If you’re like me, you became involved with reproductive justice activism in college. College was where you first realized that underneath your sarcasm, snark and occasional misanthropic tendencies, you really wanted to be an activist. You channelled all your angst, frustration and passion into reproductive activism. It’s awesome that  you spent four years or five years or two years learning about and engaging with reproductive justice activism. Or maybe you were late to the party and have only been involved during your last semester of college. Now you’re about to graduate and you’re panicking, not because you don’t have a job — well, that too — but you’re panicking because you don’t know how to continue your activism now that college is over. Fret not dear friend, I’m here to… Read more »

Looking Back: (Almost) A Year of Blogging

Last July, I hopped on a plane to attend the Choice USA National Conference, where I met an engaged community of young people working and organizing for reproductive justice all over the country.  These amazing young people organized in their schools and communities for things like increasing access to sex education and resources for trans* individuals, they marched against sexual assault, they organized LGBTQ-positive events on their campus.  They were doing the important work necessary to expand and protect reproductive justice for all people in this country and I got to spend several days with them in the nation’s capital, learning and sharing. Since that conference, I have been continually inspired by the ChoiceUSA community in my year blogging for ChoiceWords.  Through this blog, I got to share my opinions… Read more »

Four Things I Learned as a Campus Organizer

In less than two weeks, I will be graduating from college. I will listen to a lot of that Vitamin C song, toss my cap up in the air and cry over my student loans. In all seriousness, I have learned so much in the last four years; I can’t imagine who I would be today without being a campus organizer. From me to you, here are the top four things I learned from my experiences and my peers. 1)      It’s about being ORGANIZED! Having a plan is so essential to making change on campus. If you aren’t strategically planning for social change on your campus, then there are some obvious loopholes that will make the process unnecessarily longer. This isn’t just the big details either; this also includes the… Read more »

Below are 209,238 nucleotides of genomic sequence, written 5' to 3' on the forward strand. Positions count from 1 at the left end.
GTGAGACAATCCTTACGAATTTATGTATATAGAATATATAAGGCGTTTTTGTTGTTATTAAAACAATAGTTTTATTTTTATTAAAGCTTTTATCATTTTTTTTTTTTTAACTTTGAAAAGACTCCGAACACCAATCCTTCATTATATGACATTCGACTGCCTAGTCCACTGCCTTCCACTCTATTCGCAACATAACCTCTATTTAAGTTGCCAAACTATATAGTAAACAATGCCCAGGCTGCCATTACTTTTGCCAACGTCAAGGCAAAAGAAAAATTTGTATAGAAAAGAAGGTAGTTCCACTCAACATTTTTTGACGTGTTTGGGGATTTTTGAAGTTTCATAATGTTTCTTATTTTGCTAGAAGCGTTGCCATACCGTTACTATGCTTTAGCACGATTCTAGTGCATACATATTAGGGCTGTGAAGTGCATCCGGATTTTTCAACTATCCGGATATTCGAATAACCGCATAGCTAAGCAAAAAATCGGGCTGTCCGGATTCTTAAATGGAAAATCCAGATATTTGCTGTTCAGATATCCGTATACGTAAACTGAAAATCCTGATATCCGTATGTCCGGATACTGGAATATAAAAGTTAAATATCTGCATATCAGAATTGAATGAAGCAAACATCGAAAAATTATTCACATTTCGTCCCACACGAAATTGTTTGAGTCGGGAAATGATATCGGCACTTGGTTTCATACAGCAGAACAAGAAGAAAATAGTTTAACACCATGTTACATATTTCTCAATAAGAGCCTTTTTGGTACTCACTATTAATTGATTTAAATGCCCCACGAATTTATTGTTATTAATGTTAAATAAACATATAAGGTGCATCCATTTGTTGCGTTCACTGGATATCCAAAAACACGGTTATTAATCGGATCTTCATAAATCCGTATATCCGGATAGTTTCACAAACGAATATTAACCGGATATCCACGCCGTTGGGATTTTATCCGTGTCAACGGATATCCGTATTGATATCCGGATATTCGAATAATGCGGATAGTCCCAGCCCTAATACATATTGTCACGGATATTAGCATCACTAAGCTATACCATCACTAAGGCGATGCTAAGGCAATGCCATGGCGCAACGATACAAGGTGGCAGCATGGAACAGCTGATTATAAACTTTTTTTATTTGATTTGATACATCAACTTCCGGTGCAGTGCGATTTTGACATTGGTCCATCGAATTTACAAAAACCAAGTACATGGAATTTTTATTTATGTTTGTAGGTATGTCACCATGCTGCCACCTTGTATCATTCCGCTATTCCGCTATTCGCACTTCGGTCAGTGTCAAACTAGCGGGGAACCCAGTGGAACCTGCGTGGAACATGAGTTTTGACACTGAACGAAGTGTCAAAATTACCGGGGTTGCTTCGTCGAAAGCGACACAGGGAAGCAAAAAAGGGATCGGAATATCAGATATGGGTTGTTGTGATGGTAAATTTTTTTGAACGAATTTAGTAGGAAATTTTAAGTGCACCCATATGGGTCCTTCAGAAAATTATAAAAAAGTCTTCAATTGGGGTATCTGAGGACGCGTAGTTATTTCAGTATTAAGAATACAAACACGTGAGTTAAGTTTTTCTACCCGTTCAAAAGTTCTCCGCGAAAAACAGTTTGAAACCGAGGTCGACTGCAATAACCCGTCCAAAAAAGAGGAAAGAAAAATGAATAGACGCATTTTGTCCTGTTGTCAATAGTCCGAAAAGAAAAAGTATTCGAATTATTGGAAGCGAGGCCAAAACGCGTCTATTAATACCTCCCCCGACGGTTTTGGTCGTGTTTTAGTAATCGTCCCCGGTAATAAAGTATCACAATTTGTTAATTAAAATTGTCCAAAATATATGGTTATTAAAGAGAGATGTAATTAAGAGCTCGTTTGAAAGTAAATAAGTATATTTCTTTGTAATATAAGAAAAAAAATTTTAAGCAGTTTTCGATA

Seeking Justice for Victims while Dealing with an Unjust Prison System

Trigger warning: sexual and domestic violence I will be honest: I hate focusing on perpetrators of sexual assault. I like to focus my energy to make sure that the victim is working towards restoring themselves and that their needs are not ignored. At the same time, we have to think about perpetrators of sexual violence because without them, this issue wouldn’t exist. As a person who works in domestic violence, I often see the brutal effects of sexual violence on victims. I know personally, I struggle with the desire to dehumanize perpetrators of violence. When I hear about horrible violence, I want to send that perpetrator straight to prison.